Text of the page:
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Biomarkers of oxidative stress in diabetic polyneuropathy

Nourooz-Zadeh, Jaffar; (2004) Biomarkers of oxidative stress in diabetic polyneuropathy. Doctoral thesis (Ph.D), UCL (University College London). Green open access

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Aims/Hypothesis: Oxidative stress has been implicated in the development of diabetic neuropathy. The objective of this study was to establish if type 1 or type 2 diabetes in the presence of polyneuropathy (PNP) and/or cardiovascular autonomic neuropathy (CAN) is associated with alterations in plasma and urinary measures of oxidative stress. Studied population: Diabetic patients (n=185; type1: n=61 and type 2: n=124) were recruited. Of these, 60 patients were without PNP and CAN, 103 patients with PNP but without CAN and 22 patients with PNP and CAN. Non-diabetic subjects (n=70) were employed as controls. Methods: Plasma and urinary 8-epi-PGF2α and its metabolites were measured by gas- chromatography/mass-spectrometry. Plasma total antioxidant capacity (TAC) was assessed by quenching of peroxiynitrite Pholasin® chemiluminescence (peroxynitrite-QPC), quenching of superoxide anion Pholasin® chemiluminescence (superoxide anion-QPC) and quenching of hypochlorous acid Pholasin® chemiluminescence (hypochlorous acid-QPC). Plasma vitamin C was assayed spectrofluorometrically. Plasma vitamin E was determined by HPLC with fluorometric detection. Results: Type 1 diabetic patients (PNP-/CAN-) had lower TAC (peroxynitrite-QPC, superoxide anion-QPC), vitamin C levels, vitamin E cholesterol/ratios, and 8-epi-PGF2α concentrations than in control subjects. Lower TAC (superoxide anion-QPC) and increased 8-epi-PGF2α concentrations were seen in the presence PNP. The additional presence of CAN was associated with further reductions in TAC (peroxynitrite-QPC and superoxide anion-QPC) and vitamin E/cholesterol ratios. Type 2 diabetic patients (PNP-/CAN-) exhibited lower TAC (peroxynitrite-QPC, superoxide anion-QPC), and vitamin E cholesterol/ratios compared to control subjects. Lower TAC (peroxynitrite-QPC and superoxide anion-QPC), vitamin C levels and vitamin E/cholesterol ratios, and increased 8-epi-PGP2α concentrations were observed the presence of PNP. Lower TAC (superoxide anion-QPC) was seen in the presence of additional CAN. Correlations occurred between neurological impairment score of the lower limb (NIS-LL) and peroxynitrite-QPC, superoxide anion-QPC as well as vitamin C levels. Multiple regression analysis revealed that peroxynitrite-QPC was independently associated with the neurological impairment score of the lower limb. Urinary 8-epi-PGF2α and its metabolites levels were lower in diabetic patients than in control subjects. However, no firm conclusion could be drawn concerning urinary 8-epi-PGF2α and its metabolites because the results exhibited substantial variability. Conclusions: This study has revealed that oxidative stress is enhanced in diabetic patients (PNP-/CAN-). Oxidative stress was more pronounced in patients with PNP and that the additional presence of CAN was without influence. Measurement of TAC, as assessed by peroxynitrite-QPC or superoxide anion-QPC, was superior in the terms of simplicity, cost and diagnostic value to nutrient antioxidants and lipid-oxidation products in assessing oxidative stress. These results indicate improved strategies for patient selection for clinical trials involving antioxidants aimed at the prevention or treatment of diabetic neuropathy.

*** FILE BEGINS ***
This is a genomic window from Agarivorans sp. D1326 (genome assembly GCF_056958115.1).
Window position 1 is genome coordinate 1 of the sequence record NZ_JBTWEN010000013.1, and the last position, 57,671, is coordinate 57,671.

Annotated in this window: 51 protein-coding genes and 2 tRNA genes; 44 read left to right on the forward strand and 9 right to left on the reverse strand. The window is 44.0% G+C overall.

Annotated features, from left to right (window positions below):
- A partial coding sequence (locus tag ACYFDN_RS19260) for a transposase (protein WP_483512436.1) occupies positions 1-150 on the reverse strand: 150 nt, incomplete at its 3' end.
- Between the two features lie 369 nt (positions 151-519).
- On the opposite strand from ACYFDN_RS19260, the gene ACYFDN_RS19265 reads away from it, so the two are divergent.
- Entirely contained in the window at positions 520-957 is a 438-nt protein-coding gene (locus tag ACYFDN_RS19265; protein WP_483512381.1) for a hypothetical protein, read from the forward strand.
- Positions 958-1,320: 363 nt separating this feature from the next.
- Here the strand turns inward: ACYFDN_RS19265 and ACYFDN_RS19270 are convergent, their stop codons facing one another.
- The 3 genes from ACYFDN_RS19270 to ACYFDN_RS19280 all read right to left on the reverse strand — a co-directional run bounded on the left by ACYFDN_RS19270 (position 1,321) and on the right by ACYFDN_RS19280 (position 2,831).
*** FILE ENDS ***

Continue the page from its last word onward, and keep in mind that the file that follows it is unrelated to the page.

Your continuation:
Type: Thesis (Doctoral)
Qualification: Ph.D
Title: Biomarkers of oxidative stress in diabetic polyneuropathy
Open access status: An open access version is available from UCL Discovery
Language: English
Additional information: Thesis digitised by ProQuest.
Keywords: Biological sciences; Diabetic neuropathy
URI: https://discovery.ucl.ac.uk/id/eprint/10107345
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